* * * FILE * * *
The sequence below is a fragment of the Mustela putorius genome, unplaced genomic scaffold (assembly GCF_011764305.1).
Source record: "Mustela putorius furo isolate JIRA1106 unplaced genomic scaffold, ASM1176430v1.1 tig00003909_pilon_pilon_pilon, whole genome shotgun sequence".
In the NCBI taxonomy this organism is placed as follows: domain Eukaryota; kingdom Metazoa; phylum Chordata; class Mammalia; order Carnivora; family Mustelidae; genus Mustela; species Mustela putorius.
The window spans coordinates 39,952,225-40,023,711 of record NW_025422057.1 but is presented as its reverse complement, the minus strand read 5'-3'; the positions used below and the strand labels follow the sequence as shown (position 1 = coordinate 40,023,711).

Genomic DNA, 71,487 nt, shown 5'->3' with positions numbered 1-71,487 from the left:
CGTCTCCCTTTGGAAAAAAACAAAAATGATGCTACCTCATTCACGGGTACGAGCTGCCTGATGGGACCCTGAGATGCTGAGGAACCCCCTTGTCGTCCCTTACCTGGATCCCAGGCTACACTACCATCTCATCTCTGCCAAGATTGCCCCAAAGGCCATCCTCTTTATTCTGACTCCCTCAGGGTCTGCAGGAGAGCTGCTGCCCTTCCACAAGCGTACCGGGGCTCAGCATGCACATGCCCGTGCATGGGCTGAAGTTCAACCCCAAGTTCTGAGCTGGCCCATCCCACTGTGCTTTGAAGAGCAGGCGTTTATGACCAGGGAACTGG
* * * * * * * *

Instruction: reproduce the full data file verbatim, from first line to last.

The sequence below is a fragment of the Mustela putorius genome, unplaced genomic scaffold (assembly GCF_011764305.1).
Source record: "Mustela putorius furo isolate JIRA1106 unplaced genomic scaffold, ASM1176430v1.1 tig00003909_pilon_pilon_pilon, whole genome shotgun sequence".
In the NCBI taxonomy this organism is placed as follows: domain Eukaryota; kingdom Metazoa; phylum Chordata; class Mammalia; order Carnivora; family Mustelidae; genus Mustela; species Mustela putorius.
The window spans coordinates 39,952,225-40,023,711 of record NW_025422057.1 but is presented as its reverse complement, the minus strand read 5'-3'; the positions used below and the strand labels follow the sequence as shown (position 1 = coordinate 40,023,711).

Genomic DNA, 71,487 nt, shown 5'->3' with positions numbered 1-71,487 from the left:
CGTCTCCCTTTGGAAAAAAACAAAAATGATGCTACCTCATTCACGGGTACGAGCTGCCTGATGGGACCCTGAGATGCTGAGGAACCCCCTTGTCGTCCCTTACCTGGATCCCAGGCTACACTACCATCTCATCTCTGCCAAGATTGCCCCAAAGGCCATCCTCTTTATTCTGACTCCCTCAGGGTCTGCAGGAGAGCTGCTGCCCTTCCACAAGCGTACCGGGGCTCAGCATGCACATGCCCGTGCATGGGCTGAAGTTCAACCCCAAGTTCTGAGCTGGCCCATCCCACTGTGCTTTGAAGAGCAGGCGTTTATGACCAGGGAACTGG